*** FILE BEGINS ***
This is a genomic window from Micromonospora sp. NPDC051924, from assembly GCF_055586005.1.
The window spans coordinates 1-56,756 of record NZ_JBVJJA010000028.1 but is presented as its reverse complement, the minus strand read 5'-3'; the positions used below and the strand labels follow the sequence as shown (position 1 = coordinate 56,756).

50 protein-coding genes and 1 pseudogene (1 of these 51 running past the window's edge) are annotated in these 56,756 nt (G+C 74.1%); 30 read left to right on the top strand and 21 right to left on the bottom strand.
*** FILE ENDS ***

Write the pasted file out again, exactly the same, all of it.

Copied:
This is a genomic window from Micromonospora sp. NPDC051924, from assembly GCF_055586005.1.
The window spans coordinates 1-56,756 of record NZ_JBVJJA010000028.1 but is presented as its reverse complement, the minus strand read 5'-3'; the positions used below and the strand labels follow the sequence as shown (position 1 = coordinate 56,756).

50 protein-coding genes and 1 pseudogene (1 of these 51 running past the window's edge) are annotated in these 56,756 nt (G+C 74.1%); 30 read left to right on the top strand and 21 right to left on the bottom strand.